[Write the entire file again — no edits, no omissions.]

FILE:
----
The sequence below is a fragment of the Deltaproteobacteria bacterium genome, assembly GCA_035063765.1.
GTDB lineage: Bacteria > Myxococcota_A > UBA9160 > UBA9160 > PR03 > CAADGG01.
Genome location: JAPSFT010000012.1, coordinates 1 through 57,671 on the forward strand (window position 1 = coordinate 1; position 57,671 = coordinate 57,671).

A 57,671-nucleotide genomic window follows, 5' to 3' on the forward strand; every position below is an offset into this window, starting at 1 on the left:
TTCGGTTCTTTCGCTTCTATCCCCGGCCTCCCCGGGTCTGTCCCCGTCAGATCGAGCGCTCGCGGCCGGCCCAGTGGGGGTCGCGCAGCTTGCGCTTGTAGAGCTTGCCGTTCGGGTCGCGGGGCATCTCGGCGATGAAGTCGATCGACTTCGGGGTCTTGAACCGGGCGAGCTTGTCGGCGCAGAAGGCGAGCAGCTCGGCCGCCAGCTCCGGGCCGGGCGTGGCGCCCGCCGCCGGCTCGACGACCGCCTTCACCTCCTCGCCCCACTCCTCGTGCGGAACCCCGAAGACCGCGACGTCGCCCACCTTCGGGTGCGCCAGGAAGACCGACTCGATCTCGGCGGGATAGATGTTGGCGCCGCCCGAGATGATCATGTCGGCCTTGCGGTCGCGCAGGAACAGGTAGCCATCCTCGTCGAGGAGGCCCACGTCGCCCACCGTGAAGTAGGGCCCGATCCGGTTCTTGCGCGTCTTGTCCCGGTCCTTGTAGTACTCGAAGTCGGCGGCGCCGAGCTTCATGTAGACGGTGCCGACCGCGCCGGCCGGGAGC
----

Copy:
The sequence below is a fragment of the Deltaproteobacteria bacterium genome, assembly GCA_035063765.1.
GTDB lineage: Bacteria > Myxococcota_A > UBA9160 > UBA9160 > PR03 > CAADGG01.
Genome location: JAPSFT010000012.1, coordinates 1 through 57,671 on the forward strand (window position 1 = coordinate 1; position 57,671 = coordinate 57,671).

A 57,671-nucleotide genomic window follows, 5' to 3' on the forward strand; every position below is an offset into this window, starting at 1 on the left:
TTCGGTTCTTTCGCTTCTATCCCCGGCCTCCCCGGGTCTGTCCCCGTCAGATCGAGCGCTCGCGGCCGGCCCAGTGGGGGTCGCGCAGCTTGCGCTTGTAGAGCTTGCCGTTCGGGTCGCGGGGCATCTCGGCGATGAAGTCGATCGACTTCGGGGTCTTGAACCGGGCGAGCTTGTCGGCGCAGAAGGCGAGCAGCTCGGCCGCCAGCTCCGGGCCGGGCGTGGCGCCCGCCGCCGGCTCGACGACCGCCTTCACCTCCTCGCCCCACTCCTCGTGCGGAACCCCGAAGACCGCGACGTCGCCCACCTTCGGGTGCGCCAGGAAGACCGACTCGATCTCGGCGGGATAGATGTTGGCGCCGCCCGAGATGATCATGTCGGCCTTGCGGTCGCGCAGGAACAGGTAGCCATCCTCGTCGAGGAGGCCCACGTCGCCCACCGTGAAGTAGGGCCCGATCCGGTTCTTGCGCGTCTTGTCCCGGTCCTTGTAGTACTCGAAGTCGGCGGCGCCGAGCTTCATGTAGACGGTGCCGACCGCGCCGGCCGGGAGC